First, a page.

So recently I pulled my motor(460) in my 1979 camper special to replace the rear main seal, and passenger exhaust gasket, and do some other maintenance. I decided to go ahead and rebuild the motor as the condition of the #5 main bear was less than desirable when i pulled it to do the main seal. The motor is in good shape for a engine that has never been apart, except for valve covers. With just a few hundred miles under 140.000 miles, it still has cross hatching on the cylinder walls! It's had a camper on it, towed a boat at the same time, and a 26ft fifth wheel later in life. My grandpa took very good care of it and there was virtually no sludge in the engine! This truck is mainly a work truck now, but it gets worked hard and could use a little more grunt than stock. I am wondering what you guys recommend as far as engine set up. The truck has working ac and cruise control which I will be keeping and tows cars i buy, to my 28 foot boat. I currently have this list of parts.
Disassembled stock 1979 460 bock I could probably re-ring it and go but will most likely bore it a small amount to ensure another 140k out of it
stock rods and pistons
stock 4brl manifold with non-functional egr valve with Edelbrock 1411 carb and funky heat shield.
stock exhaust from manifolds to tailpipes(staying for the time being)
Truck is a 1979 f250 supercab longbed 2x4
I'd like to make some more power for towing, but reliablilty and mileage is a concern. I don't want a race motor. But I want more power I'd like to make around 325hp and 425-450ft.lbs of torque while maintaning 10-12mpg and good street manners. Is this realistic? Any camshaft recommendations? Modifications to the heads? Pistons? What compression ratio should I shoot for? I'd like to still run on 87 if possible. I'm going to do the earlier timing chain swap. I'd like to change the intake manifold, but I want to keep the cruise control and it bolts to the manifold. Is there is ther a aftermarket one that works? If I have to stay stock to keep the cruise can I get rid of the egr valve? I don't think the manifold will work with out the egr spacer plate thing. I am thinking about adding a stud girdle as the #5 main looked like it was walking around a bit. Also In the future I would like to add EFI. thanks for any input. This is my first ford and my first big block.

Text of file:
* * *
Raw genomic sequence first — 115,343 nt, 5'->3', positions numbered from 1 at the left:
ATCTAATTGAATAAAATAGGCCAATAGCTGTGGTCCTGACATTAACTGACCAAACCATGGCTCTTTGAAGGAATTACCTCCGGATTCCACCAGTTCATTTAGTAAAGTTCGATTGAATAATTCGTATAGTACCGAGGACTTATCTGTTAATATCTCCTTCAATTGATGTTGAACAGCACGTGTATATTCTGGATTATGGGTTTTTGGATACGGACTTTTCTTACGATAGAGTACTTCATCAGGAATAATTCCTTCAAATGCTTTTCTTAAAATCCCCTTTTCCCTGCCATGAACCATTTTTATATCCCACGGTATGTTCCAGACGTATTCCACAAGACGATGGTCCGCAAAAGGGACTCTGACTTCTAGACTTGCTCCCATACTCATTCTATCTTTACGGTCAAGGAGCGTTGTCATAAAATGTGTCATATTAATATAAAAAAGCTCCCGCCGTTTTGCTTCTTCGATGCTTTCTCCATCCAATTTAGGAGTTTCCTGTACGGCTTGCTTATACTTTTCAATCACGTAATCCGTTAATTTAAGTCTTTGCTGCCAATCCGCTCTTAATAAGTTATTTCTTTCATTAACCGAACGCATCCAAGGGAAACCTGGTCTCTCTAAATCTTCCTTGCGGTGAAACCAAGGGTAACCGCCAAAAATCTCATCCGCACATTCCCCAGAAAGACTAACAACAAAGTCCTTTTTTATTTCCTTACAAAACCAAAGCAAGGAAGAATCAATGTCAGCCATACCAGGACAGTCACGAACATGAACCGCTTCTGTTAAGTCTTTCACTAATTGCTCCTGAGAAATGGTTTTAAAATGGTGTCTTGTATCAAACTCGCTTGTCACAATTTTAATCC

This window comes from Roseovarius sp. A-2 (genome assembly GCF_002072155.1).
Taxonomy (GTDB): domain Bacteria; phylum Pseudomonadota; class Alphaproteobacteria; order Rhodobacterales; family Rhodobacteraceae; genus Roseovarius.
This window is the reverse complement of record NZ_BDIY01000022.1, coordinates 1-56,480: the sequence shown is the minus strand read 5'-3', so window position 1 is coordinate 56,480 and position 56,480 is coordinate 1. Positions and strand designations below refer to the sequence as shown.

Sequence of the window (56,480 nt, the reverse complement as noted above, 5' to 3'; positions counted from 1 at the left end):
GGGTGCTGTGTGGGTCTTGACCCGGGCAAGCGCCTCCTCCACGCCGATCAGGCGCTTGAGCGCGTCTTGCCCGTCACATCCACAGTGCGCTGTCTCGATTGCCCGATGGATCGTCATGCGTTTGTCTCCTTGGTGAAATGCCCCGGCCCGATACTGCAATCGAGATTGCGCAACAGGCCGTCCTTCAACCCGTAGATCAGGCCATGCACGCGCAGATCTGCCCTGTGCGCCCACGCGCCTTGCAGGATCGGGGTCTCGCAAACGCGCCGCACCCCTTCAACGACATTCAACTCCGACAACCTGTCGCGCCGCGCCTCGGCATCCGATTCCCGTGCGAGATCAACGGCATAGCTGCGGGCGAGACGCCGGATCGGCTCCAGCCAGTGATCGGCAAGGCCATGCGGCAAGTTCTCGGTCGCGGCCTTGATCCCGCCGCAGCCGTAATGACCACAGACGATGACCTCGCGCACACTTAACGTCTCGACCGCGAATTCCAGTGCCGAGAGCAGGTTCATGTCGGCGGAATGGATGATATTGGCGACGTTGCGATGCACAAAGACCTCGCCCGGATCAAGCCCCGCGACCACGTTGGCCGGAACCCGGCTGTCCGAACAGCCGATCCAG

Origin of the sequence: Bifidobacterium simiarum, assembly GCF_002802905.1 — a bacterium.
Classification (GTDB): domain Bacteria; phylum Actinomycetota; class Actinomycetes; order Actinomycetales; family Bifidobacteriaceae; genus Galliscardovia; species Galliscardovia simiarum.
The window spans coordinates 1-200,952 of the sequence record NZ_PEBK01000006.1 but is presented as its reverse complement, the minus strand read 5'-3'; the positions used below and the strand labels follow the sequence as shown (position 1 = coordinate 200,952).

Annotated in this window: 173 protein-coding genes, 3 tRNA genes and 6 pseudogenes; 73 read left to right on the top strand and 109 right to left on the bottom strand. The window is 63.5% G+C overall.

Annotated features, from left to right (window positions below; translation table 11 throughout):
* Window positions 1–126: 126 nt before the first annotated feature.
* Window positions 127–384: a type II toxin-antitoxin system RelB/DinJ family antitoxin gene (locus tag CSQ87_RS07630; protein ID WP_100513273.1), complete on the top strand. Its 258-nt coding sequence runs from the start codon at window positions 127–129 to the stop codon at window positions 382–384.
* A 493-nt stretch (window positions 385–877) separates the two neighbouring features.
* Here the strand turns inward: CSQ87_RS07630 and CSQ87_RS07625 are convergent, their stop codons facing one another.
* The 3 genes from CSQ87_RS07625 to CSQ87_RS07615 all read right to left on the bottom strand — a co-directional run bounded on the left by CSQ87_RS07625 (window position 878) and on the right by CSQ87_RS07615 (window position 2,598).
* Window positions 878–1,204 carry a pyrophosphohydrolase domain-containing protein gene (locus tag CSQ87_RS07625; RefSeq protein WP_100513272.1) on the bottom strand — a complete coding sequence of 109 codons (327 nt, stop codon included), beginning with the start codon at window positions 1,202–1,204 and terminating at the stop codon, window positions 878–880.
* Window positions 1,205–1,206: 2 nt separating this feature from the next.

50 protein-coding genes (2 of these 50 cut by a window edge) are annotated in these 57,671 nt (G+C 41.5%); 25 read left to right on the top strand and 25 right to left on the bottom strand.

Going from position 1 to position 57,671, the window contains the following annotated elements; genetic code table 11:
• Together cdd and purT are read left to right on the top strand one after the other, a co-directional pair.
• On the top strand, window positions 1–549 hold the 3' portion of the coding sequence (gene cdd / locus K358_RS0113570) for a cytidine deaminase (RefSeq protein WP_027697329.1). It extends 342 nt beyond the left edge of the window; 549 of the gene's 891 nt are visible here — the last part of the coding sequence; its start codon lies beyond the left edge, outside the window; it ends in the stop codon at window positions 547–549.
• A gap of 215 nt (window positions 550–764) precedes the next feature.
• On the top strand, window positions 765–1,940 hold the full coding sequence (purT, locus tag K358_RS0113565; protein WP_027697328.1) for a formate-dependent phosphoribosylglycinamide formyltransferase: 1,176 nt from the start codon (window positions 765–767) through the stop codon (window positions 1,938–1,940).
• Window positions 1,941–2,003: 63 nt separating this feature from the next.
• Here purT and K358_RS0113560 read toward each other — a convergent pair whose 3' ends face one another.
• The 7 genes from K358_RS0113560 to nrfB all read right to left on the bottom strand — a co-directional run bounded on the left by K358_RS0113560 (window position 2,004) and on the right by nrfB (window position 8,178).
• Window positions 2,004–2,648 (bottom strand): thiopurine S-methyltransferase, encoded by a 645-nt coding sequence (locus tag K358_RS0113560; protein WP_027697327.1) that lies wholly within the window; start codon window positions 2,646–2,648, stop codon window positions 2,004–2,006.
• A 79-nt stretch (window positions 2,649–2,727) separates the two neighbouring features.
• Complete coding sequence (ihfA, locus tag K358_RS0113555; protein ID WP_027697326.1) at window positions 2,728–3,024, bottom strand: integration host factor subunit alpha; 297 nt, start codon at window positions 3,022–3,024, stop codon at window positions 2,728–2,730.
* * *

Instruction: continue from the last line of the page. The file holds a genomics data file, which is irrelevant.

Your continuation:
Well, I'm no expert when it comes to a 460, but I can clue you in to what I've been through in the past 3 years of owning one.
Got a M/H & enclosed pulling close to 24,000 lbs.
Heres what I've found out, the whole bottom end if you just do a rering & bearings will be pretty much worrie free because that ol 460 is tuff as nails.
The heads is where you need to spend time in getting them right.
Things like Stellite valve seats & sodium filled valves to combat the high exhaust heat the heads will see when pulling a heavy load.
While your in the engine & if you can do that sort of thing, porting the heads just a bit paying moreattention to the exhaust side will make a lot of difference in the performance & realibility of the engine.
From what I have learned, the exhaust side of the heads are the biggest problem when it comes to a 460 pulling a heavy load.
Porting them, opening them up to have more flow in that area will do a lot to get rid of the high heat & any amount of that you can get rid of is a + in my book.
Gas mileage, well, with all I'm pulling down the road I'm sitting around 5 to the gallon & I might be lean at that but only time & those heads will tell.
I've got around 1000 miles on the engine after head pull rebuild with installing Stellite seats & a higher lift cam & lifters & so far its performing right well, at least I can feel the extra power.
Still a few bugs to work out like the EGR, anything to combat the high heat on those valve seats.
Right now the engine has close to 73,000 on it & a bit of blow by & for its life has turned some high rpms, so a complete rebuild is not short off.
I have two real good used engines sitting & collecting rebuilding parts as I can for a build up to replace the one in the M/H. I gona run her till she drinks oil & maybe by that time I'll be collected all I need & be done building one.